The Halda River Research Laboratory of Chattogram University recovered the body of a dolphin trapped in a fishing net from the River Karnaphuli on 1 August. An autopsy concluded that the dolphin died of suffocation as its mouth was entangled in the net underwater.
In August, several dead dolphins were found entangled in nets at Kuakata in Patuakhali too. Across the country, 13 dead dolphins were found in August and 10 in July – all of them died entangled in fishing nets abandoned by fishermen.
Researchers say fishermen abandon a large number of fishing nets in the sea and rivers out of negligence, which have become death traps for dolphins. These "ghost nets" also kill a significant number of other marine animals including sharks, sea turtles, whales, crabs, and seabirds.
According to the Wildlife Conservation Society (WCS), 2,50 marine mammals – most of them dolphins – have been found dead in Bangladesh's waters since 2008.
The researchers say these ghost nets are a global problem, but in recent times the problem has become apparent in the Bay of Bengal, and the country's rivers.
WCS Country Representative Dr Muhammad Zahangir Alom said, "The number of dolphins is higher than other animals that die in the sea because of abandoned fishing nets. These nets are responsible for 65% of the deaths of whales and dolphins on our shores. Fishing boats also often kill dolphins."
The World Fish Centre is working on dolphins with their Ecofish Project in Kuakata. Professor Abdul Wahab of Bangladesh Agricultural University, who is leading the project, said, "Members of law enforcement agencies also cut illegal nets during their operations and leave them in the sea or rivers. Within a few days, algae grow on these nets and become habitats for small fish and snails. Abuja dolphins try to eat them and thus get entangled in the nets."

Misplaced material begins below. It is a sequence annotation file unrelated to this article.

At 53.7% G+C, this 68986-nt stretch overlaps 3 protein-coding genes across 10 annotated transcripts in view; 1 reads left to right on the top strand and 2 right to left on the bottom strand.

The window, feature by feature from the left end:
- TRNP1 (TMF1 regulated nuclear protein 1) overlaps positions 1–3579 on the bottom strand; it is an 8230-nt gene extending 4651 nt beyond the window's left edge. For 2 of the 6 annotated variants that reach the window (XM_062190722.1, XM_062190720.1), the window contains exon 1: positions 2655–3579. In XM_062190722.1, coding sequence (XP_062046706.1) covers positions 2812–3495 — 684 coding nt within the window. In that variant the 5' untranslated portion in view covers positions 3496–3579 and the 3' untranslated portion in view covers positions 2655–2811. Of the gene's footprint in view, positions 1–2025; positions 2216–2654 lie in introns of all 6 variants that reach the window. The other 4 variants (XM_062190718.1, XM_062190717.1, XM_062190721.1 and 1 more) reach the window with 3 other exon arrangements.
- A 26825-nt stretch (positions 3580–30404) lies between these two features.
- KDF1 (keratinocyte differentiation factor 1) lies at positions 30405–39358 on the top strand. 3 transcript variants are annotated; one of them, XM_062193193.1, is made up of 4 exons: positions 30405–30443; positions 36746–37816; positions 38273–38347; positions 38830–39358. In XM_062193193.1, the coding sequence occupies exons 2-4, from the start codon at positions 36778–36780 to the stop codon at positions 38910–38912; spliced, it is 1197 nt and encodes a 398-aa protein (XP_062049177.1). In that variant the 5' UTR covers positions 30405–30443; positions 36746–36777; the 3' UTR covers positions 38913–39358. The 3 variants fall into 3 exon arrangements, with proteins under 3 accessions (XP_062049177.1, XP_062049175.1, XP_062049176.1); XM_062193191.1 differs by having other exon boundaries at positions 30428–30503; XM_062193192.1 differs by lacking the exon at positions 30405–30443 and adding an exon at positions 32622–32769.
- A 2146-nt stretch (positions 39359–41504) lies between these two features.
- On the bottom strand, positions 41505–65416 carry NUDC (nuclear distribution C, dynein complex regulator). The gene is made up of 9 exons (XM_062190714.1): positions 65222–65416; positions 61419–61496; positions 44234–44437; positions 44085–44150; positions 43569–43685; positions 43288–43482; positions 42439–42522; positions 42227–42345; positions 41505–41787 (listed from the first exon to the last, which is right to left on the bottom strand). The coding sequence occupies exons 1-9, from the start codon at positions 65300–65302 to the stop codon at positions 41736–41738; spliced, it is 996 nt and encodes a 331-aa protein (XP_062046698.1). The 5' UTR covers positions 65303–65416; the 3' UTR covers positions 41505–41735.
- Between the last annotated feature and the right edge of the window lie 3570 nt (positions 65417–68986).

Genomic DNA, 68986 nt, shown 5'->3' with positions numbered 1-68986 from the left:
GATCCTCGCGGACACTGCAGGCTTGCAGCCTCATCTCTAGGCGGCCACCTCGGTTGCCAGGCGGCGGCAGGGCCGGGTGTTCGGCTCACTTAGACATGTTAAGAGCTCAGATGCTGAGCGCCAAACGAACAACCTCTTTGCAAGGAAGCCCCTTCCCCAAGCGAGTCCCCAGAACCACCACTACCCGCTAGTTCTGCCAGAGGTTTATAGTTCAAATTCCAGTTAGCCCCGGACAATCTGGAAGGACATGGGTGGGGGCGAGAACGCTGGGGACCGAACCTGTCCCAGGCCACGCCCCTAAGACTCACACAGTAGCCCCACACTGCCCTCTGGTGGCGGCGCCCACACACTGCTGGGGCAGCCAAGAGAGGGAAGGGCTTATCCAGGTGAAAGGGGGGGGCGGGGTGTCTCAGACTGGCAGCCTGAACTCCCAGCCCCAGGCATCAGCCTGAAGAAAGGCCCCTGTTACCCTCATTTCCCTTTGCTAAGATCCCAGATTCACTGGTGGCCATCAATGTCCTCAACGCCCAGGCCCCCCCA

Sagarika Smriti, assistant researcher at the Ecofish Project, told The Business Standard, "We only get information about a very small number of dolphins dying in the sea. If the data on only 10 kilometres of the 710-kilometre coast is so alarming, it makes us wonder what the situation might be on the entire coast. There is a need for government action to stop these killings."
The government departments responsible do not have any exact information on why so many dolphins are dying in the sea every year. The Department of Livestock Services, the Department of Fisheries, and the Forest Department accuse each other of not taking any action in this regard.
In 2012, the Forest Department was given the responsibility of protecting dolphins under the Wildlife Conservation Act. But activities are very limited in this regard although there is a project called the EPASIIAE Project (Dolphin Project).
Imran Ahmed, director of the Sheikh Kamal Wildlife Center under the Forest Department, told The Business Standard, "Although we work on wildlife, we do not have anything to do with dolphins."